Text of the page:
Regarding the friends. There is unfortunately a very real bias in favor of good-looking sexual predators (and against good-looking victims). The latter “had it coming”, the former “wouldn’t do that as they could have anyone they chose” or “surely the victim wanted it/enjoyed it”. It’s disgusting and infuriating. On the other hand, I kind of get the first friend’s reaction up to a point. Some confessions just feel false (because they come from someone who you wouldn’t expect to get so personal with you, because they’re said at a peculiar time and maybe not in the tone you’d expect, etc.). She was just a kid, she knew the extremely good-looking teacher (and had heard only good things about him) and Natsuki’s tone and timing might well be a bit off, seeing as she’s not very comfortable in social situations and she had no one to copy for that. It was easy for her to see it as bragging I suppose. But she still should have given her the benefit of the doubt at the very least.
The second friend was older and more experienced though. She seemed to get it, but apparently could only link it to her own, much more harmless experiences. She was well-meaning in trying to get Natsuki out of her shell, but I’m surprised she was so pushy, and that she (or Natsuki herself for that matter) never thought to suggest professional help instead.

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Reading all of Kanae’s justifications for why Natsuki deserved what she got was frustrating. They are all too familiar… Though it is very heartening to see that the notion that ‘anything but enthusiastic consent isn’t good enough’ is becoming increasingly mainstream these days. Does anyone happen to know if a similar development is taking place in Japan?

Miho’s viewpoint was also grating. She did at least acknowledge that Natsuki was a victim, but when she got frustrated that Natsuki wasn’t dealing with her trauma the way she wanted her to, she started downplaying it. Again, frustrating to get such a sense of ‘I’ve seen this before!’ while reading this line of reasoning. I love (and hate) how Murata shows us these different responses that Natsuki gets. It really drives home the hopelessness of her situation. Even when people do believe her, she still doesn’t get the support she needs.

Also holy shit a scythe again :flushed: I thought that was going to end badly. I chuckled at 「いや、本当には助けないでほしい」:grin: And the way she dryly observes: 夫の横で、由宇は必死に、「やめてください」「落ち着いてください」と縋りつづけていた。私よりずっと、夫の妻のようだった。

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I liked that part a lot, too. I actually laughed a bit when I read it, too. It’s interesting that the 洗脳 thing for her to do is exactly what Yuu did, which was not helpful at all, and just comically played out the drama. Natsuki offers a real tangible way to help, but Tomoomi doesn’t want it–he seems to just want to play out the drama scene as well–do the earthling stuff. And there’s probably some self awareness that Murata is writing into this chapter, that this is literally a scene in a drama-the one she wrote-the one we are reading-and how we are unable to turn away, and like Natsuki, gawk at the ridiculousness of it that omk3 pointed out. She’s really guiding us, through Natsuki’s eyes, to looks at these situations from a very ‘meta’ position, not just as someone watching/reading a drama, but as someone thinking about the way we portray, act out, and view those dramas…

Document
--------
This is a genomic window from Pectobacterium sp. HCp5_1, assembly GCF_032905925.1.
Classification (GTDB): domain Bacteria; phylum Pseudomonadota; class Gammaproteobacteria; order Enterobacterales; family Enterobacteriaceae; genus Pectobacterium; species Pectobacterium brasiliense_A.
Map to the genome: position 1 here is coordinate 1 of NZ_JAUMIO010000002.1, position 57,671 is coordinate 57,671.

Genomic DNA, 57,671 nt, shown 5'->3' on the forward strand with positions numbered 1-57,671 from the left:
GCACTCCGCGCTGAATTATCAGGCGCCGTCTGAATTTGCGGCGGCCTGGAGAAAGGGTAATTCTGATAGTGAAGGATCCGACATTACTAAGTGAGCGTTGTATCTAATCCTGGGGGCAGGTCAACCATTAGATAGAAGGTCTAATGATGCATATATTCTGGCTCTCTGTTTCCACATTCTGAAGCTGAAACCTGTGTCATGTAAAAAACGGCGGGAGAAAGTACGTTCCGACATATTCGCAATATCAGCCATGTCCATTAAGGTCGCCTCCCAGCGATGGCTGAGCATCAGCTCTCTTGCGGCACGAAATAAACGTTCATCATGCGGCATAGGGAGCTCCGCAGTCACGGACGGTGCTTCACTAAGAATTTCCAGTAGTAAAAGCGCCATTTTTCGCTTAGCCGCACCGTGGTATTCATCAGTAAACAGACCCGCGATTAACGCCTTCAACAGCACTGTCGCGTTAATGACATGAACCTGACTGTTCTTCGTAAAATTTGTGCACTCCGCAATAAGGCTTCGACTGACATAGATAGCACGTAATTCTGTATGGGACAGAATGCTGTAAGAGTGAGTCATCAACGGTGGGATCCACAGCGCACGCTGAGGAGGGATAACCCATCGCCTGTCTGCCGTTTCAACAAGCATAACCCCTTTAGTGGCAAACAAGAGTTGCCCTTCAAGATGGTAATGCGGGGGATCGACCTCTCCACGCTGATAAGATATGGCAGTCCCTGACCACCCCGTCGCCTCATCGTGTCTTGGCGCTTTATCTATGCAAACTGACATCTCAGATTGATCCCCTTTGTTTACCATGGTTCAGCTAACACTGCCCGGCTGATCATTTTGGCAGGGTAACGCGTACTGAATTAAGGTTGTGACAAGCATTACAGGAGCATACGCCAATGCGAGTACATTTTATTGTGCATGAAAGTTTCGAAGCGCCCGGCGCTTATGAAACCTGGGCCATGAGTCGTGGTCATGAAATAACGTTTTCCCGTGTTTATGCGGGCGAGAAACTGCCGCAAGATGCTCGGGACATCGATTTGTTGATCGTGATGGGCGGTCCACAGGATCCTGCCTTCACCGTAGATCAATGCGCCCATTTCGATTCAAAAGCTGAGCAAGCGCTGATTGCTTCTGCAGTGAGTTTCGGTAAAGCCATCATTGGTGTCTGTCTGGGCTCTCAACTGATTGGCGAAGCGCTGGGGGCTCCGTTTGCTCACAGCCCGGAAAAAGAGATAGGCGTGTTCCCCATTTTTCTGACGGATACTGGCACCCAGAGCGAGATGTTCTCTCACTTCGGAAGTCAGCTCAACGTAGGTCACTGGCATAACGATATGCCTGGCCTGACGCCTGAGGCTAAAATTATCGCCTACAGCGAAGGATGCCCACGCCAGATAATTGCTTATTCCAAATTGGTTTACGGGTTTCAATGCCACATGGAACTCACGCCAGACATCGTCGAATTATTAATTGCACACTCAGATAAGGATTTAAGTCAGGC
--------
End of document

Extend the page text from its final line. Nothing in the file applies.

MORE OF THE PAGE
I read that totally as it being awkward between them. I don’t think Natsuki particularly cares, but given their well-known history, relatives and friends who are part of the factory would question their motives. Possibly Yuu is scared that deep down inside he still harbors feelings for Natsuki, and is afraid that he’ll fall off the earthling wagon.

I’m not sure if I remember everything, either, but the gist that I got was that since Yuu’s mother had parentified him, learning about the incident with Natsuki was probably traumatic for her and splintered the relationship that they had, and disconnected his mother from Yuu who she was relying on to keep on keeping on.

Yes, absolutely, and I think Murata did a great job at illustrating that point. As you say, The first friend she told didn’t believe her because she knew the victim was good looking. In the second case, Natsuki let Miho believe that the teacher was fat and ugly. I think this was the point there, more so than the being older and experienced part..

They were actually talking about this in a recent episode of バイリンガルニュース where they talked about some recent research, possibly this:

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The drama-like scene really was a bit odd and felt somewhat misplaced but I think that’s kind of the point and makes it work. With all the stuff about the Factory and the Alien Eyes and stuff like that, culminating into a scene like this, it’s meant to be absurd, imo. Especially Natsuki being aware of it.

On another note,